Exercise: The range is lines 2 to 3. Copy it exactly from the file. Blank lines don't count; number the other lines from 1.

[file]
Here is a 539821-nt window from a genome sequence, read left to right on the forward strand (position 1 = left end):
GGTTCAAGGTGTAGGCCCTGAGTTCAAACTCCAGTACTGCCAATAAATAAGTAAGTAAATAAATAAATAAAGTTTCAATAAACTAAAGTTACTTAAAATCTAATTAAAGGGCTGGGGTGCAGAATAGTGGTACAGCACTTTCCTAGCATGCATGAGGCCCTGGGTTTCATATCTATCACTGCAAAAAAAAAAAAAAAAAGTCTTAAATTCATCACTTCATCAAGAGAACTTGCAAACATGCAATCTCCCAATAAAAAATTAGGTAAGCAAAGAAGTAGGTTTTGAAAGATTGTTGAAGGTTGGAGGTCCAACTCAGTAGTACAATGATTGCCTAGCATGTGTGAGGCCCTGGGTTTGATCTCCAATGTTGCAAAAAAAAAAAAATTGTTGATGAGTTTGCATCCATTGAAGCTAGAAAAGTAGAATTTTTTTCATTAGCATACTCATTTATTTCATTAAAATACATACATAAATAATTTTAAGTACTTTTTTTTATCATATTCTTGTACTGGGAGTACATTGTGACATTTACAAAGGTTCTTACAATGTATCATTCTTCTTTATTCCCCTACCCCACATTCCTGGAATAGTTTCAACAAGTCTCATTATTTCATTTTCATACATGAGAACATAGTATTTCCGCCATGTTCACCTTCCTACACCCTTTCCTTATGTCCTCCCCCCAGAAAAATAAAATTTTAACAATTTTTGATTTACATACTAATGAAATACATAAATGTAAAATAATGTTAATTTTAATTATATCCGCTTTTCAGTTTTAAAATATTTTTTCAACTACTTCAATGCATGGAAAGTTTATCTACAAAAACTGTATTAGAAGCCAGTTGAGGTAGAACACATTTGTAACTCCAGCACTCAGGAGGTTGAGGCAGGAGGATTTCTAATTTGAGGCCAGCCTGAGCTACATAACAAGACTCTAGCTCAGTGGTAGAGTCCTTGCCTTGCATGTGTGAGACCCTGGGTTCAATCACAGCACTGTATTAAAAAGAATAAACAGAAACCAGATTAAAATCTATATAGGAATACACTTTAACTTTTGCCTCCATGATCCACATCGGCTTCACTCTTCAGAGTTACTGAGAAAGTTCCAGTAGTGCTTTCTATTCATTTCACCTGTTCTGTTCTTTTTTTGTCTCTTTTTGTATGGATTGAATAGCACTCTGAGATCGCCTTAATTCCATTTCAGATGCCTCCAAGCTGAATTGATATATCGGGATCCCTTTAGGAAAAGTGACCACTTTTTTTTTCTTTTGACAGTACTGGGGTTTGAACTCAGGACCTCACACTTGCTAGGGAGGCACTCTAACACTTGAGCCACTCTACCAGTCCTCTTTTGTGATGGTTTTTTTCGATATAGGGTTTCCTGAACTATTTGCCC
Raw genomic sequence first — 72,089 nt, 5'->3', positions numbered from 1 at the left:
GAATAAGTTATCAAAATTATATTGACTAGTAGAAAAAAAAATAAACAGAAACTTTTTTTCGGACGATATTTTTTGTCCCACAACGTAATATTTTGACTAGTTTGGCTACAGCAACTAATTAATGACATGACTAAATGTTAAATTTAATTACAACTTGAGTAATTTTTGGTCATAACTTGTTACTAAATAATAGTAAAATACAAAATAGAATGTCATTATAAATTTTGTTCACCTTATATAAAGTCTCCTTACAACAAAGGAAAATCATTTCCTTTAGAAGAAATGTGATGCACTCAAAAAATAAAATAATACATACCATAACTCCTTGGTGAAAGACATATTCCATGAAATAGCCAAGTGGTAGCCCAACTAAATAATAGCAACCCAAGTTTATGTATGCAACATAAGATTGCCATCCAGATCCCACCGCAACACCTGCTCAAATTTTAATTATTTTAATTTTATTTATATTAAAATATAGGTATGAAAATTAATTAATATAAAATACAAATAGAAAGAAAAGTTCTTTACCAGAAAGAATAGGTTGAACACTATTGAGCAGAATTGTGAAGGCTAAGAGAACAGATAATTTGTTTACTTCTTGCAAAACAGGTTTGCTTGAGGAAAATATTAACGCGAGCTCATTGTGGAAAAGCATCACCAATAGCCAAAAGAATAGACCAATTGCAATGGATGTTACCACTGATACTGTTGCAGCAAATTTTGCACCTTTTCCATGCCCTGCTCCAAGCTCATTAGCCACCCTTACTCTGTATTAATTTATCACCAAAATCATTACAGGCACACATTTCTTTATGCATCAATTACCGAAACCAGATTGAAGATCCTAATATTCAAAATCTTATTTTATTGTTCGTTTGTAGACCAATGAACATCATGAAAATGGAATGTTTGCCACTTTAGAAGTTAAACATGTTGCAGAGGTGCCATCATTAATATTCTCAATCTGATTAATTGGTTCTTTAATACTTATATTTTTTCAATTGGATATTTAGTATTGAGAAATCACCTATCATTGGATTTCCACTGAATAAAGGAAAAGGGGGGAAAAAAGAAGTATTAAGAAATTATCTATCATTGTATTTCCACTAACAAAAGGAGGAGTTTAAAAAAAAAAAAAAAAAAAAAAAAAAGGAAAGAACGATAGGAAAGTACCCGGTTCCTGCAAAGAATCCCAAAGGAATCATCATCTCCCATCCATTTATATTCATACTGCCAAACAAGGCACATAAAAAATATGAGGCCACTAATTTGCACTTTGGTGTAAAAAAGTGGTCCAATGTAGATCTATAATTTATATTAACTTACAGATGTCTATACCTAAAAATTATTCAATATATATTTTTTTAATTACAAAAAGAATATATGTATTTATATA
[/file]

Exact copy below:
GGTTCAAGGTGTAGGCCCTGAGTTCAAACTCCAGTACTGCCAATAAATAAGTAAGTAAATAAATAAATAAAGTTTCAATAAACTAAAGTTACTTAAAATCTAATTAAAGGGCTGGGGTGCAGAATAGTGGTACAGCACTTTCCTAGCATGCATGAGGCCCTGGGTTTCATATCTATCACTGCAAAAAAAAAAAAAAAAAGTCTTAAATTCATCACTTCATCAAGAGAACTTGCAAACATGCAATCTCCCAATAAAAAATTAGGTAAGCAAAGAAGTAGGTTTTGAAAGATTGTTGAAGGTTGGAGGTCCAACTCAGTAGTACAATGATTGCCTAGCATGTGTGAGGCCCTGGGTTTGATCTCCAATGTTGCAAAAAAAAAAAAATTGTTGATGAGTTTGCATCCATTGAAGCTAGAAAAGTAGAATTTTTTTCATTAGCATACTCATTTATTTCATTAAAATACATACATAAATAATTTTAAGTACTTTTTTTTATCATATTCTTGTACTGGGAGTACATTGTGACATTTACAAAGGTTCTTACAATGTATCATTCTTCTTTATTCCCCTACCCCACATTCCTGGAATAGTTTCAACAAGTCTCATTATTTCATTTTCATACATGAGAACATAGTATTTCCGCCATGTTCACCTTCCTACACCCTTTCCTTATGTCCTCCCCCCAGAAAAATAAAATTTTAACAATTTTTGATTTACATACTAATGAAATACATAAATGTAAAATAATGTTAATTTTAATTATATCCGCTTTTCAGTTTTAAAATATTTTTTCAACTACTTCAATGCATGGAAAGTTTATCTACAAAAACTGTATTAGAAGCCAGTTGAGGTAGAACACATTTGTAACTCCAGCACTCAGGAGGTTGAGGCAGGAGGATTTCTAATTTGAGGCCAGCCTGAGCTACATAACAAGACTCTAGCTCAGTGGTAGAGTCCTTGCCTTGCATGTGTGAGACCCTGGGTTCAATCACAGCACTGTATTAAAAAGAATAAACAGAAACCAGATTAAAATCTATATAGGAATACACTTTAACTTTTGCCTCCATGATCCACATCGGCTTCACTCTTCAGAGTTACTGAGAAAGTTCCAGTAGTGCTTTCTATTCATTTCACCTGTTCTGTTCTTTTTTTGTCTCTTTTTGTATGGATTGAATAGCACTCTGAGATCGCCTTAATTCCATTTCAGATGCCTCCAAGCTGAATTGATATATCGGGATCCCTTTAGGAAAAGTGACCACTTTTTTTTTCTTTTGACAGTACTGGGGTTTGAACTCAGGACCTCACACTTGCTAGGGAGGCACTCTAACACTTGAGCCACTCTACCAGTCCTCTTTTGTGATGGTTTTTTTCGATATAGGGTTTCCTGAACTATTTGCCC
Raw genomic sequence first — 72,089 nt, 5'->3', positions numbered from 1 at the left: